Omnichannel (or omni-channel) is a sales strategy that assumes that all available channels of attainment and customer service should cooperate at every stage to ensure the convenience of shopping in the retail network. 

Its general idea is simple: the more integrated tools a customer has available for their shopping, the greater their sense of convenience and loyalty in future purchases. After all, it is all about sales, but within this approach, sales are directly dependent on customer experience. 

Merchants who implemented omnichannel strategies in their organizations believe that customers want to A) have a choice B) remain the same, coherent experience whatever they choose.  

Omnichannel, as technology and strategy-based solution, implies the harmony of sales with customer service among such channels as:

  1. offline 
    - retail store
    - phone call
  2. online 
    - e-mail
    - social media
    - chat
    - mobile apps
    - desktop
    - wearables, etc.

The word “harmony” is, however, a key to correctly understanding the idea of omnichannel. It is not as much about endlessly multiplying channels as rather its seamless cooperation. 

This is why there is a clear distinction between the multichannel and omnichannel concepts.

What are the differences between omnichannel and multichannel? 

Multichannel marketing reaches the recipient from many different sources with the same information. It could include Facebook Ads, email marketing, paid search campaigns, or social media influencers. The effectiveness of multichannel marketing is measured by clicks (CTRs), and its primary goal is increasing sales.

Omnichannel marketing places the accents differently. Although the ultimate goal is also to increase sales, it focuses more on building a solid customer relationship with a brand. In practice, it may look like this: the customer receives a newsletter with information about a sale in his favorite store, then visits an online store via mobile, selects the items in the shopping cart, and leaves without finalizing a purchase, then he can go back to this time via desktop version, re-check the cart, add or remove something, and make an online purchase, and then collect the items in the store within a few minutes.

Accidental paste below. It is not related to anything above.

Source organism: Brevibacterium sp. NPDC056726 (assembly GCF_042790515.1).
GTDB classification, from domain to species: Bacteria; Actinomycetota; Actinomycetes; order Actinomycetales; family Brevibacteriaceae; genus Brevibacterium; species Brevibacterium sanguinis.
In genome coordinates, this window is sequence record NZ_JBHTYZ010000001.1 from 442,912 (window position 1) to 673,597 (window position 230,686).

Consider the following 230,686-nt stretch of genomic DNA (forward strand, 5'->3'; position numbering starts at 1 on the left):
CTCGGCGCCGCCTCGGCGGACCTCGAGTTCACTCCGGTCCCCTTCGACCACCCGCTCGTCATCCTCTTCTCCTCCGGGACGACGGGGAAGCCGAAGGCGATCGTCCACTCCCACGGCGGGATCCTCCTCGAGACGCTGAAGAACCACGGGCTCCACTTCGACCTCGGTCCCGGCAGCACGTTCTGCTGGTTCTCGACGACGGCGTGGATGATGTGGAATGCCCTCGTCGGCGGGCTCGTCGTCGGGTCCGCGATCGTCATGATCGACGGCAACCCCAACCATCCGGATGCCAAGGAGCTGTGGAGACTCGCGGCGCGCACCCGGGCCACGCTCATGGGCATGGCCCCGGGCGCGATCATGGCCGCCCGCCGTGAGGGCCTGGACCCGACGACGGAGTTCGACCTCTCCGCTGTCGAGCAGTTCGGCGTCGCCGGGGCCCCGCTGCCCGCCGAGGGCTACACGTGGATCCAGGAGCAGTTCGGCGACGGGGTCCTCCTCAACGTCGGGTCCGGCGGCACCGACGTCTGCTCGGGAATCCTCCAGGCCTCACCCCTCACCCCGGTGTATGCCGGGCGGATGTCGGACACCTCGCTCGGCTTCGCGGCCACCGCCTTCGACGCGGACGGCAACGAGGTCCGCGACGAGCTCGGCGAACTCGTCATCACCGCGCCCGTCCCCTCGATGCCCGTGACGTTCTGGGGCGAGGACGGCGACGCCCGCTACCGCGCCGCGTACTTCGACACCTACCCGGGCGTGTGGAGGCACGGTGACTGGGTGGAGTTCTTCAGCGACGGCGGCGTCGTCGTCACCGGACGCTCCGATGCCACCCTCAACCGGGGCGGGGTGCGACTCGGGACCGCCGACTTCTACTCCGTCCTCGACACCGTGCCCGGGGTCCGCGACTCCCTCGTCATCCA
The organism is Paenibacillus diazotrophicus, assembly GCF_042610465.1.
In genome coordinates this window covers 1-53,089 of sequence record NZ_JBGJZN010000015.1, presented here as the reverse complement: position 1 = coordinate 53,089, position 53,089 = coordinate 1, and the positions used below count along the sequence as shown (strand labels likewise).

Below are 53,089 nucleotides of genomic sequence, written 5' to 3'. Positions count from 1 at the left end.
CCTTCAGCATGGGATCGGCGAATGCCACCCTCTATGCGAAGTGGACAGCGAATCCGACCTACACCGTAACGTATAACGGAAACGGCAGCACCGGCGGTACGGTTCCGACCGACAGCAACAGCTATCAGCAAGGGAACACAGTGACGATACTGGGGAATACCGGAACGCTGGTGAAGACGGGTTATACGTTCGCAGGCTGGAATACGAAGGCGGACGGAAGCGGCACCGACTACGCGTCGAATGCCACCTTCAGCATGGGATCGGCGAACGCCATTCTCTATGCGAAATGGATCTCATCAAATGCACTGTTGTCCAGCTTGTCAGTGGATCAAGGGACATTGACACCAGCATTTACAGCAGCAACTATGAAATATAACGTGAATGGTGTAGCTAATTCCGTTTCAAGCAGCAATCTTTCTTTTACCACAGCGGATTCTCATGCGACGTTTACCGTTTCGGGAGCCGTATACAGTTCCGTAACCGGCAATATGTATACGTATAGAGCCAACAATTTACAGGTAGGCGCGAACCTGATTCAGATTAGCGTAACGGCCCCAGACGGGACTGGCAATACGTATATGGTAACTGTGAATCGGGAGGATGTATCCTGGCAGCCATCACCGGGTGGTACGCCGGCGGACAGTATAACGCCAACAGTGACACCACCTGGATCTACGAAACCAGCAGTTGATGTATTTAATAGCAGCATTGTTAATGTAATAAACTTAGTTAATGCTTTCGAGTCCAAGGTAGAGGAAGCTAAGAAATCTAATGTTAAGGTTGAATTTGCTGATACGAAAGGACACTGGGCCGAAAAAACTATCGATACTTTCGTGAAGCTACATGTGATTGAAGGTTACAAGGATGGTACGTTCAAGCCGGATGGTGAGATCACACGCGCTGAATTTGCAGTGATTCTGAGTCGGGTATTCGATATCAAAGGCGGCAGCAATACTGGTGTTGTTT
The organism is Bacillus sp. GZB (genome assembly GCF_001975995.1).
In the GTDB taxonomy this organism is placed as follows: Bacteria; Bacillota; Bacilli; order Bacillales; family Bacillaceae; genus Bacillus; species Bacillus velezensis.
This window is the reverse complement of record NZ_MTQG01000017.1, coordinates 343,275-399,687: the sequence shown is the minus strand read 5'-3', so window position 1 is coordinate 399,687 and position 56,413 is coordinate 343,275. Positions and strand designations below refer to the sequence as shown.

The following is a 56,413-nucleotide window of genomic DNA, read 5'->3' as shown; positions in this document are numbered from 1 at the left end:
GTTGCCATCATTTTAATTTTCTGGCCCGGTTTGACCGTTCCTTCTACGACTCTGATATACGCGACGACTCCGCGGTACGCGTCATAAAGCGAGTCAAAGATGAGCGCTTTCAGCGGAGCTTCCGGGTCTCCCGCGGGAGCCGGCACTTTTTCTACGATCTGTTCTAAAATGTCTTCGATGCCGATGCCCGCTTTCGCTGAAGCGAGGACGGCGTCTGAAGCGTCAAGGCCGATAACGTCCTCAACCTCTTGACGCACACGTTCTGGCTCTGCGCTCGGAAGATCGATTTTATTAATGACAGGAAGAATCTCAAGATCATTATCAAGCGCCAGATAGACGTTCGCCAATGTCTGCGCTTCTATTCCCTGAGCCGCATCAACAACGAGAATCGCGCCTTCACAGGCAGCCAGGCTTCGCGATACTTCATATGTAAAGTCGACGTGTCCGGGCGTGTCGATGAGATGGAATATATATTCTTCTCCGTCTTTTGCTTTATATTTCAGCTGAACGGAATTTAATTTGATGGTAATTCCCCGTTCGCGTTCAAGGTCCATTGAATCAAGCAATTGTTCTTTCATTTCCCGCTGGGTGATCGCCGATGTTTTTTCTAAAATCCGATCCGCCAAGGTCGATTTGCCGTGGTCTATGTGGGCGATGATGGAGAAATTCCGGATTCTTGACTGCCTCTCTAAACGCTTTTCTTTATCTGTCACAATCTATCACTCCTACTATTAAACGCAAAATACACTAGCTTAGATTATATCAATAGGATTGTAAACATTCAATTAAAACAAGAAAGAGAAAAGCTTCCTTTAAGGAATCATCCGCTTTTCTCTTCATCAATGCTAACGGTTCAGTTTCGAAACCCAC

Omnichannel is all about convenience, as modern customers want to jump between devices and channels while one shopping spree. 

The customer journey can hook a variety of on- and offline touchpoints, go back and forth. Based on the customers' choices, merchants tailor personalized content instead of bombarding them with the same messages from everywhere. If they get what they are interested in, there is a huge chance for a conversion.

How COVID influenced online sales?

Last year, due to a pandemic, as the group of online shoppers has grown significantly, the eCommerce race speeded up.

COVID-19 forced the skeptics to break through, and merchants needed to take this into account. It includes adopting technology that allows them to keep up with the fast-paced changes and crafting a personalized offer and data-driven marketing strategy.

Read the article: What is headless architecture, and why is it the future of eCommerce solutions?

It means freely mixing and switching channels, online and offline, depending on preferences and buying habits. Especially, that COVID-implied shift perspectiveis just beginning.

Sellers need to offer a unified but personalized shopping experience, regardless of the sales channel.

Personalisation in omnichannel